J. L. Xu, and S. X. Jin, Plasma physics (Nuclear Energy Press, Beijing, 1981) (in Chinese).

D. Darling, �??The encyclopedia of astrobiology, astronomy, and spaceflight,�?? <a href="http://www.daviddarling.info/encyclopedia/L/laserprop.html">http://www.daviddarling.info/encyclopedia/L/laserprop.html</a>.

A. V. Pakhomov, and D. A. Gregory, �??Ablative laser propulsion: an advanced concept for space transportation,�?? Young Faculty Research Proceedings, the University of Alabama in Huntsville, 63-72 (2000).

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Figures (11)

Fig. 1.
Fig. 1.

Experimental setup of femtosecond laser propulsion of microbead(s), h=152 mm.

Fig. 2.
Fig. 2.

Flying distance S of a microbead as a function of laser beam spot size d for three different materials (The single pulse energy is 0.94 mJ and the pulse duration is 47 fs, M2 =1.5).

Fig. 3.
Fig. 3.

Momentum coupling efficiency Cm as a function of laser beam spot diameter d obtained for microbeads made of three different materials (The single pulse energy is 0.94 mJ and the pulse duration is 47 fs, M2 =1.5)

Fig. 4.
Fig. 4.

Energy conversion efficiency η as a function of laser beam spot diameter d for three different types of microbeads (The single pulse energy is 0.94 mJ and the pulse duration is 47 fs, M2 =1.5)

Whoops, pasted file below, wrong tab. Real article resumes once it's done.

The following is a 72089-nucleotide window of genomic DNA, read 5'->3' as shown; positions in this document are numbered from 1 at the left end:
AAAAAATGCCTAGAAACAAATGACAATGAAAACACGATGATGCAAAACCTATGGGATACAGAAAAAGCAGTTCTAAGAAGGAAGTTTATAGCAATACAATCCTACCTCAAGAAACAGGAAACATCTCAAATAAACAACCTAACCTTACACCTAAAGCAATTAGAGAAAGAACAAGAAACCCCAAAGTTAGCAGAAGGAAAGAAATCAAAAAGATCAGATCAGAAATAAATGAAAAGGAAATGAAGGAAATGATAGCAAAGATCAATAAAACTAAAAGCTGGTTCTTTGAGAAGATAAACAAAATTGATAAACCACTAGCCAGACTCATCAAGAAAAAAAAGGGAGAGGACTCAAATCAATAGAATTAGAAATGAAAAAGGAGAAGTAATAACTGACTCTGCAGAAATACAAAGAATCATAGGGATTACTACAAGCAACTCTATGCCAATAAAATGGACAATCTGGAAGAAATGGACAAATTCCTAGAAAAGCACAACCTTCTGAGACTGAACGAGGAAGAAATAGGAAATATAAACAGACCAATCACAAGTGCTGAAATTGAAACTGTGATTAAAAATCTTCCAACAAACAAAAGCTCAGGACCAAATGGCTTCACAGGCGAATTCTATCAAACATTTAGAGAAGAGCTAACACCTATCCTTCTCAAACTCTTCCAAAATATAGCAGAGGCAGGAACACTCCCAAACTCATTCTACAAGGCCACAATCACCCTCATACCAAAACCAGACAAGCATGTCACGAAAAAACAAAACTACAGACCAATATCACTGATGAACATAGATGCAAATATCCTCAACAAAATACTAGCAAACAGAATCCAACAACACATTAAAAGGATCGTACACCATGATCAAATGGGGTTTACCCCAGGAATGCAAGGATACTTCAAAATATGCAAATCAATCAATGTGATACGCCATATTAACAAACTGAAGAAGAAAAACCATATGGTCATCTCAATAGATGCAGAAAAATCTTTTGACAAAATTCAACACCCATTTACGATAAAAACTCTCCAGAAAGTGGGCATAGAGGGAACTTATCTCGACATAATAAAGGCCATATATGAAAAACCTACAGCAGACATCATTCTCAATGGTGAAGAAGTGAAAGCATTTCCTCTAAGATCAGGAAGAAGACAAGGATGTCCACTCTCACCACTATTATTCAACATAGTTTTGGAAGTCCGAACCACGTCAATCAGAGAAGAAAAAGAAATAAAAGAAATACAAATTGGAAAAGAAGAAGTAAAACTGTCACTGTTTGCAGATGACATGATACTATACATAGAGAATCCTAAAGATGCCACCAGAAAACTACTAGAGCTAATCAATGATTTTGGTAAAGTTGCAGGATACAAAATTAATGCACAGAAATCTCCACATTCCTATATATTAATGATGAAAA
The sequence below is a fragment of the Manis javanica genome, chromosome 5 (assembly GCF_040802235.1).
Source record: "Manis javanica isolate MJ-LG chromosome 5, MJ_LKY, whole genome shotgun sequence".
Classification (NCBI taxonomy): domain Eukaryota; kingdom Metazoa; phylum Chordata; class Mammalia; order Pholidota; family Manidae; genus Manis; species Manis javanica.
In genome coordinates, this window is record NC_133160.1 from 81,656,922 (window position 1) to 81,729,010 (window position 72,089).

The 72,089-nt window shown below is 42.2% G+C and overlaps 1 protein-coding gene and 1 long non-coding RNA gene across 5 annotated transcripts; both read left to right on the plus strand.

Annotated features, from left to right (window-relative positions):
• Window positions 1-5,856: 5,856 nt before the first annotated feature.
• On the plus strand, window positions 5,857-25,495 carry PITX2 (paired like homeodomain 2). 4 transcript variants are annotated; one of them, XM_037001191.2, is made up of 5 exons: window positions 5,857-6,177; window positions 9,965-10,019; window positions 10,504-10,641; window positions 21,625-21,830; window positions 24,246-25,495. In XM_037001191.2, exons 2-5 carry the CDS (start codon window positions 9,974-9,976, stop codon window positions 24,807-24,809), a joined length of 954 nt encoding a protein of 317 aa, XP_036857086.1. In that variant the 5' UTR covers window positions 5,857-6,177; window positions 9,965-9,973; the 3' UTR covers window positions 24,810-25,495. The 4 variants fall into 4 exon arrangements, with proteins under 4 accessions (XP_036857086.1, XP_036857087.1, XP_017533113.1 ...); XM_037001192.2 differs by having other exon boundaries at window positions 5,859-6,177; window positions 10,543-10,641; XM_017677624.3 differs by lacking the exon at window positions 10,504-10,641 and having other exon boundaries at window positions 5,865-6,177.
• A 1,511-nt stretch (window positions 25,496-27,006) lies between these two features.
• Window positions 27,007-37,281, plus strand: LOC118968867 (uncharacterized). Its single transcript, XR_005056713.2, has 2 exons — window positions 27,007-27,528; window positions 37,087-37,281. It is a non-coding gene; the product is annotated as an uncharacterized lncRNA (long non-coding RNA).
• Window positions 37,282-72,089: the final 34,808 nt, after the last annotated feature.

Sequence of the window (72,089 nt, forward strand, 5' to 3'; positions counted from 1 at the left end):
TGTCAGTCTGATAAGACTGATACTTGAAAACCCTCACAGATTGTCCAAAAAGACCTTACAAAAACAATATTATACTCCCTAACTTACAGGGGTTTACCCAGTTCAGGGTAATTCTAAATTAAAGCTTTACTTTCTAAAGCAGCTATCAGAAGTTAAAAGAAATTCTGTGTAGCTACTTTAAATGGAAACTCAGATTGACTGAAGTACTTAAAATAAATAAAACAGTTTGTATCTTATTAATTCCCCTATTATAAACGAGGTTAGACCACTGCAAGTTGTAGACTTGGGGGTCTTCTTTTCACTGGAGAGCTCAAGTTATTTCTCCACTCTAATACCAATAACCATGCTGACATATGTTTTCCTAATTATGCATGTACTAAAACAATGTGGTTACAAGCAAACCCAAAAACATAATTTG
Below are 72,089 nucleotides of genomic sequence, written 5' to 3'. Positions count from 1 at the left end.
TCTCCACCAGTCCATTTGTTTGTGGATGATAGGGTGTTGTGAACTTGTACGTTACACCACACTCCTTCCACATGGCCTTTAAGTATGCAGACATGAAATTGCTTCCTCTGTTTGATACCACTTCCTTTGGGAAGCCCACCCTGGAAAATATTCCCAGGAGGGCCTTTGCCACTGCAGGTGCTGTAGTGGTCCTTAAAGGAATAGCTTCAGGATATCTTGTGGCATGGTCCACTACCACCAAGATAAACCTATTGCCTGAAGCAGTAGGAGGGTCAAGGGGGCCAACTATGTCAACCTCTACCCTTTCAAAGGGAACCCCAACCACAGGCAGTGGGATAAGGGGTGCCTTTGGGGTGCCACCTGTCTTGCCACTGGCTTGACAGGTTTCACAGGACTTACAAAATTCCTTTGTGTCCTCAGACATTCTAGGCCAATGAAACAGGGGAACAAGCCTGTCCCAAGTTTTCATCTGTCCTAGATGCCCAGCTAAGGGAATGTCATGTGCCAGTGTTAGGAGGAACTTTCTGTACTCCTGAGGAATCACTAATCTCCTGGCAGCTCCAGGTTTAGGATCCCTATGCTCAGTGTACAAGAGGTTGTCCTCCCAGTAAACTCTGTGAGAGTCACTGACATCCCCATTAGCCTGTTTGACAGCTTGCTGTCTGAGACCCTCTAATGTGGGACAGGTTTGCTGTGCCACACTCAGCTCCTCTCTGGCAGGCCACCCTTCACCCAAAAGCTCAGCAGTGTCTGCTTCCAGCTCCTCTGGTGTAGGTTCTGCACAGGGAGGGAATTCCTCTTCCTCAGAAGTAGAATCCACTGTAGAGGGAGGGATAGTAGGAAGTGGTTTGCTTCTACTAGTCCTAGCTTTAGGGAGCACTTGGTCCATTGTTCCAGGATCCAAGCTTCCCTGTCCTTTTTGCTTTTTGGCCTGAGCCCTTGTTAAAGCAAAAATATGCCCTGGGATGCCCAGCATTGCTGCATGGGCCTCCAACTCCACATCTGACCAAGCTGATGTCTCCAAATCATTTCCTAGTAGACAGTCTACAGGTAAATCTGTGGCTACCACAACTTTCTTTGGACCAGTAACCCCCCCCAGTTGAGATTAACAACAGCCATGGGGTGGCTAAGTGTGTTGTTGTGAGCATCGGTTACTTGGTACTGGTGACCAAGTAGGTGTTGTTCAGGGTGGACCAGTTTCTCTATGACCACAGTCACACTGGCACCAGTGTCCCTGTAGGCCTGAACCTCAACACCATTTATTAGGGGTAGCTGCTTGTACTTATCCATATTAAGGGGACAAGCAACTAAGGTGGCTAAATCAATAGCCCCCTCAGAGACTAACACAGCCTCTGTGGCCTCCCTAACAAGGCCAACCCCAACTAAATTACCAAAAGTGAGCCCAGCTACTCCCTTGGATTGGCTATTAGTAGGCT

Fig. 5.
Fig. 5.

Flying distance S as a function of single pulse energy E for iron beads (The laser pulse duration is 47 fs and the focal length of lens B is 10 cm.)

Fig. 6.
Fig. 6.

Momentum coupling efficiency Cm as a function of single pulse energy E for iron beads (The laser pulse duration is 47 fs and the focal length of lens B is 10 cm.)

Fig. 7.
Fig. 7.

Energy conversion efficiency η as a function of single pulse energy E for iron beads (The pulse duration is 47 fs and the focal length of lens B is 10 cm.)

Fig 8.
Fig 8.

Flying distance S as a function of laser pulse duration Δt for iron beads (The single pulse energy is 1.20 mJ and the focal length of lens B is 10 cm.)

Fig 9.
Fig 9.

Momentum coupling efficiency Cm as a function of laser pulse duration Δt for iron beads (The single pulse energy is 1.20 mJ and the focal length of lens B is 10 cm.)

Fig 10.
Fig 10.

Energy conversion efficiency η as a function of laser pulse duration Δt for iron beads (The single pulse energy is 1.20 mJ and the focal length of lens B is 10 cm.)

Fig 11.
Fig 11.

Fitting curve of the electron temperature at the end of laser pulse heating (Te0 in keV.) versus the incident laser pulse intensity (I in 1016W/cm2)

Tables (2)

Tables Icon

Table 1. Average size and weight of microbeads used in fs laser propulsion

Tables Icon

Table 2. Estimated electron temperature in iron for different laser pulse intensities

Equations (8)

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d = 2 ( λ π w ) f M 2
v = Cs = ( γ Z 0 T e 0 M i ) 1 2
T e 0 = C t E 4 9 Δ t 2 9
V 0 10 π d 2 L s 4
L s = C ω pe
ω pe = ( n e e 2 m e ε 0 ) 1 2
v = 3 Cs
T e 0 I 1.8405